I cannot understand what kind of relation there is between those numbers, why this happen? I guess this is because the consumer (the RIO server) can't consume data (UDP datagrams) as fast as the producer (my application which writes 10.000 datagrams).
So, if you have a little request queue, the server just can't cope with the big number of coming packets.

But, again, why this would happen, and instead with IOCPs I don't have any of this troubles?

This is also bad because if I have an UDP server, and I don't have any clue about how many UDP datagrams I'll receive, how I can set those values? I risk to allocate much more memory than necessary.

Firstly; Try running your "normal UDP" test after turning off recv buffering in the network stack...

RIO is fast, in part, because you don't have any additional buffer copies going on as the data rises up the networking stack. The inbound datagrams go straight into your buffer space (which is why it needs to be preallocated and registered so that it's "locked" in place and can be accessed directly by the kernel).

Secondly; how realistic is it to actually have 10,000 UDP datagrams arriving 'immediately'. If it's very realistic and that level of load will be maintained then you need to tune your server appropriately. Can your "normal" IOCP server handle a sustained load like that? Does it do any real work?

You can ignore any comparison with TCP. TCP is designed to deliver ALL of the data stream, in order. The peers have flow control between them in case the receiver's recv buffer fills up and (see above re the network stack's recv buffer).

To recv all datagrams with RIO UDP you need enough pending recvs to deal with the desired "burst load" of datagrams. You then need to issue new recvs FAST to make up for the ones that have completed and that you're processing. Ideally you do this by processing the datagram and reusing the buffer, if you can't do that fast enough issue more recvs. If you're working on the kind of system where the kind of performance gain given by RIO is required then I don't see that cost of memory would be an issue...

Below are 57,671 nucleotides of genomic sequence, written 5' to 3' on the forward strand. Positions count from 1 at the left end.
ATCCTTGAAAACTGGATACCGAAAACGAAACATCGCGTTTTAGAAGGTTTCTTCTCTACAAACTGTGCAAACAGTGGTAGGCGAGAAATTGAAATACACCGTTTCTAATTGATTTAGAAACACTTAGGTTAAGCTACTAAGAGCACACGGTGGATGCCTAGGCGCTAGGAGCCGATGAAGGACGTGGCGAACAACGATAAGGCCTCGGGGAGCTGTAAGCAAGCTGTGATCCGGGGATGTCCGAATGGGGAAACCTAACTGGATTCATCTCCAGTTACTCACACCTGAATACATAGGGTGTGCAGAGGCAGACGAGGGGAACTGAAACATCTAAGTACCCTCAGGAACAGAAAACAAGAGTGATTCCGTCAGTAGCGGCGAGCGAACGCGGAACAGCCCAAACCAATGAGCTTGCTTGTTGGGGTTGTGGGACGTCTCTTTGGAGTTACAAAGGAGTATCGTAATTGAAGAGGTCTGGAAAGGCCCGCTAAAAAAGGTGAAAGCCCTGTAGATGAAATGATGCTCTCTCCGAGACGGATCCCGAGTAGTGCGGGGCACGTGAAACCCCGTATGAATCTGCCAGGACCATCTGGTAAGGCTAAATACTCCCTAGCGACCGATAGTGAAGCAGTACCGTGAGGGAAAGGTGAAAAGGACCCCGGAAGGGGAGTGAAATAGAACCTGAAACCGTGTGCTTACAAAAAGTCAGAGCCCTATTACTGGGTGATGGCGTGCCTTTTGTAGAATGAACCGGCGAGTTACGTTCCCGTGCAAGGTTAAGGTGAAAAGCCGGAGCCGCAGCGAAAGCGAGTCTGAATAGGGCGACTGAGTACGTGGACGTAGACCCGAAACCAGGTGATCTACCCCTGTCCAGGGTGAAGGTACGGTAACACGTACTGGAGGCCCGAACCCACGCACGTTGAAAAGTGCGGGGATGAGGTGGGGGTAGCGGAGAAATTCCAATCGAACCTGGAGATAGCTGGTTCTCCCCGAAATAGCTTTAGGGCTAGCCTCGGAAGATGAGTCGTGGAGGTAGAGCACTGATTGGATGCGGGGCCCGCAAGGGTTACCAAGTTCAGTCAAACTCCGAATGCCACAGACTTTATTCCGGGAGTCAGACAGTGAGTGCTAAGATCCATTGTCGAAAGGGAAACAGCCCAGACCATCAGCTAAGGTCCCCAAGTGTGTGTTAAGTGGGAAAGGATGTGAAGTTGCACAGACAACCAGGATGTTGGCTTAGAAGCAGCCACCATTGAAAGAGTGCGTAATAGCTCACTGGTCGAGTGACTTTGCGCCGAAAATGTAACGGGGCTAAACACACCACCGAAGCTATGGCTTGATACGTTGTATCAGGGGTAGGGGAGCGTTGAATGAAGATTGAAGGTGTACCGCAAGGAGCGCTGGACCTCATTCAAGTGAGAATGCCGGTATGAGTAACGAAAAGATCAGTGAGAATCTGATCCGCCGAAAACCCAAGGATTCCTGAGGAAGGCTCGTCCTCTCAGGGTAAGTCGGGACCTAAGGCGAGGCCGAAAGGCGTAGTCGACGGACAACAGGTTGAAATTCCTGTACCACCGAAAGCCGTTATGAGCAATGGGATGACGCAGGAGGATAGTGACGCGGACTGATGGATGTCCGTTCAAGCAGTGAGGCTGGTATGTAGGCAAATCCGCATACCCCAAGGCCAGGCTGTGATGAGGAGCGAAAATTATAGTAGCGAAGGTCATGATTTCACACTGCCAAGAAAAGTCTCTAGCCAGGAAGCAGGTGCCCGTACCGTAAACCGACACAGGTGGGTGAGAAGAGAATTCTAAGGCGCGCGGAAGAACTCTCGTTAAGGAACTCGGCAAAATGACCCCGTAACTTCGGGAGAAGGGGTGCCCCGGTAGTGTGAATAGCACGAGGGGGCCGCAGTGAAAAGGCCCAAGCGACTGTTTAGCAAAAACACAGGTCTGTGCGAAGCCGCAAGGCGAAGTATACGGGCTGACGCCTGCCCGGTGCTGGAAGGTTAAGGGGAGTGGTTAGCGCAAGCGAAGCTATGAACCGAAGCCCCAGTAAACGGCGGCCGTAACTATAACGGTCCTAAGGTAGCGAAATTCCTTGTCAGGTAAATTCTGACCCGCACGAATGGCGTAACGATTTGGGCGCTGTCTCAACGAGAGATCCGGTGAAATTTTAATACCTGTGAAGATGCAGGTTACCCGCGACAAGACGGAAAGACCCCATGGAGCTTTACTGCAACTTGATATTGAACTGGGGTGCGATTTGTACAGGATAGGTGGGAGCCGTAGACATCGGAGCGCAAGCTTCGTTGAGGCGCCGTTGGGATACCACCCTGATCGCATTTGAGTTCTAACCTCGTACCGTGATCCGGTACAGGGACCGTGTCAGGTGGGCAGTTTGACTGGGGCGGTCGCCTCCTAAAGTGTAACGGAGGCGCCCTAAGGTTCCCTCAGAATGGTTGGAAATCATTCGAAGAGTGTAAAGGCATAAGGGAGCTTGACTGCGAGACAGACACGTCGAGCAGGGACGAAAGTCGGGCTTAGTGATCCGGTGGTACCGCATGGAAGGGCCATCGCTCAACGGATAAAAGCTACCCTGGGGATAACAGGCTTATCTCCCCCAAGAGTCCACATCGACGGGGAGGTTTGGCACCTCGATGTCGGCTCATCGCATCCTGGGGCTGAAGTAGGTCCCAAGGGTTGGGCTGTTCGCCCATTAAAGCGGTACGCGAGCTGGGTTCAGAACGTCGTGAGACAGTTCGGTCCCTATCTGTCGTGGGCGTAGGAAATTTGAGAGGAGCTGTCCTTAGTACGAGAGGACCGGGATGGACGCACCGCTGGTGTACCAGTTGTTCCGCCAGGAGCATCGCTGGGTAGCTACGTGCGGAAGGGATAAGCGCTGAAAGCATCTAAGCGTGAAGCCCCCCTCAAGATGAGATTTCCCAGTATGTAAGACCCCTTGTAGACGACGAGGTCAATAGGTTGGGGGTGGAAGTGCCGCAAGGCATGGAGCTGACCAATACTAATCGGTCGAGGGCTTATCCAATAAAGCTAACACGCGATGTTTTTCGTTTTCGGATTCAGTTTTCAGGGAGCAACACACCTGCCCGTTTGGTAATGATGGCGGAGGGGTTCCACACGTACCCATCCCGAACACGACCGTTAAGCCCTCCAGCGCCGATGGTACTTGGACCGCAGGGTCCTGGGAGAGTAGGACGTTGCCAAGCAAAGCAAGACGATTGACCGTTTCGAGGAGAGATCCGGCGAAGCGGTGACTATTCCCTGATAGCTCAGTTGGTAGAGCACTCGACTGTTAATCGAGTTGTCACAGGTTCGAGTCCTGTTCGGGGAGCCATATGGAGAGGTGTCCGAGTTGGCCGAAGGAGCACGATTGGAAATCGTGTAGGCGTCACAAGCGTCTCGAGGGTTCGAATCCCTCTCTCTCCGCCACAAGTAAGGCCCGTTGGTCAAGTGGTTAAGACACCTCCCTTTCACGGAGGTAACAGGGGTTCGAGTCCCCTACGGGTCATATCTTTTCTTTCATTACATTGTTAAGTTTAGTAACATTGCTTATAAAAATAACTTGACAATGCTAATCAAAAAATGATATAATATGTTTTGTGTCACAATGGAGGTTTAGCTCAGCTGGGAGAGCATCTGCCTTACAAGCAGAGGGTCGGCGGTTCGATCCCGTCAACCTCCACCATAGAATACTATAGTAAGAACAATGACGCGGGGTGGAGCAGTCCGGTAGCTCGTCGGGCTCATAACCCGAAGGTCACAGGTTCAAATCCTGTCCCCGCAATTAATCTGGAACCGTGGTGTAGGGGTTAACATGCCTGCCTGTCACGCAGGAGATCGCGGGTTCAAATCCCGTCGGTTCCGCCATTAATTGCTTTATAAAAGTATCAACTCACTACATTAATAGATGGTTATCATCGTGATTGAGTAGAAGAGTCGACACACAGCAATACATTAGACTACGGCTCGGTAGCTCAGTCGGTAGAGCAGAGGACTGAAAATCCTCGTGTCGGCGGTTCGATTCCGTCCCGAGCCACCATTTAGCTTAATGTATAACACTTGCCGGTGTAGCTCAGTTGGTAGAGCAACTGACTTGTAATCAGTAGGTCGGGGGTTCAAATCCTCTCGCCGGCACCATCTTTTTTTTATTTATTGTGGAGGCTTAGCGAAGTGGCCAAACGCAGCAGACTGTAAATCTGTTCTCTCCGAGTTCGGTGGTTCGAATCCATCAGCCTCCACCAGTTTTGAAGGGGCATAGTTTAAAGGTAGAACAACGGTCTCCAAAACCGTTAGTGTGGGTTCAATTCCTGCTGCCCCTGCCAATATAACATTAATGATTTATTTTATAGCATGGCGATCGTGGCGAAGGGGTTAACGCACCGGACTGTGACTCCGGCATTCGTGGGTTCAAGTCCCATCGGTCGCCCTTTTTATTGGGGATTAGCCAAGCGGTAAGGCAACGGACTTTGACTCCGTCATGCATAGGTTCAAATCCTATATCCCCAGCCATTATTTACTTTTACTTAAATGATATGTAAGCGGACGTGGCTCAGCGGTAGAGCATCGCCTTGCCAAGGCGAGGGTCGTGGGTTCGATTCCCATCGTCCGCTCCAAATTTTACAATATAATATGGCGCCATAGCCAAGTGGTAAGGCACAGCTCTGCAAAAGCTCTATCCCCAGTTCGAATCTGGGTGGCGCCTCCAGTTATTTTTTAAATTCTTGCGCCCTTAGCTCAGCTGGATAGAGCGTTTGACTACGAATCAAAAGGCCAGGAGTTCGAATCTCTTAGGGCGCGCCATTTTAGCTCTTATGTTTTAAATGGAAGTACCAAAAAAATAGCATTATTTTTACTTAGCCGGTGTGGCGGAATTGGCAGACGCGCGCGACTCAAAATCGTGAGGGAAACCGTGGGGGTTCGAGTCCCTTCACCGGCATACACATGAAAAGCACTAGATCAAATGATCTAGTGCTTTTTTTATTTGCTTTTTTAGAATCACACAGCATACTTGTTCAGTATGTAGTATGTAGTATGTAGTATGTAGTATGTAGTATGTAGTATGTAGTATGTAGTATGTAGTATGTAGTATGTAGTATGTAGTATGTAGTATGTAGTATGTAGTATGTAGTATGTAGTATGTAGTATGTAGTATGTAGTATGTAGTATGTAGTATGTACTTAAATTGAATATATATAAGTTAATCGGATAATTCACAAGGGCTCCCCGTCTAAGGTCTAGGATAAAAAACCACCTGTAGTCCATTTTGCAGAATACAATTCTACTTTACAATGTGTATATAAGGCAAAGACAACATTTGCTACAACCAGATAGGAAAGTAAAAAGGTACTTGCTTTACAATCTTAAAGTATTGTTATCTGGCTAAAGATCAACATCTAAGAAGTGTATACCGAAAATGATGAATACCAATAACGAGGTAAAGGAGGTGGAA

Your tests where you increase the number of pending recvs are only relevant for a given workload. That is they will depend on how long it takes for you to reuse the buffer that has just completed. If you're reusing the buffers slowly then you either miss datagrams or need to issue more recvs to start with.

You could probably tune the system to handle peak loads by issuing more recvs at the time the peak load is identified BUT IMHO you should just decide that the max load that you want to handle is X and make sure you have X memory available and registered as RIO buffers (with pending recvs) from the start.

Anyway, I work through all of this in the examples:

a) look at the IOCP based RIO examples as they perform best.

b) look at the tunable workload.

c) look at your requirements for burst load datagram handling and spec a decent amount of memory and a fast enough CPU for the machine.

IMHO RIO designs are for special purpose, high performance, systems and generally I've found that people who want these kind of systems have appropriately deep pockets.

Yeah, I agree with you.
Usually you use RIO when your system can cope with the required memory you need, etc, and when the application requires such technology's performance gains. Otherwise you could use normal IOCPs for most of the cases.

What you mean by "turning off recv buffering in the network stack" ? Turning off (udp?) socket's buffering on a system level basis?
This is why in you code in 'Shared.h' you have the functions 'SetSocketSendBufferToMaximum' and 'SetSocketRecvBufferToMaximum' ? But as their name does imply, they set the socket buffer to maximum, instead of turning it off. So why do you have those functions in the code?

Yeah well, I've just tried with TCP only to test if that was some kind of a problem with RIO itself.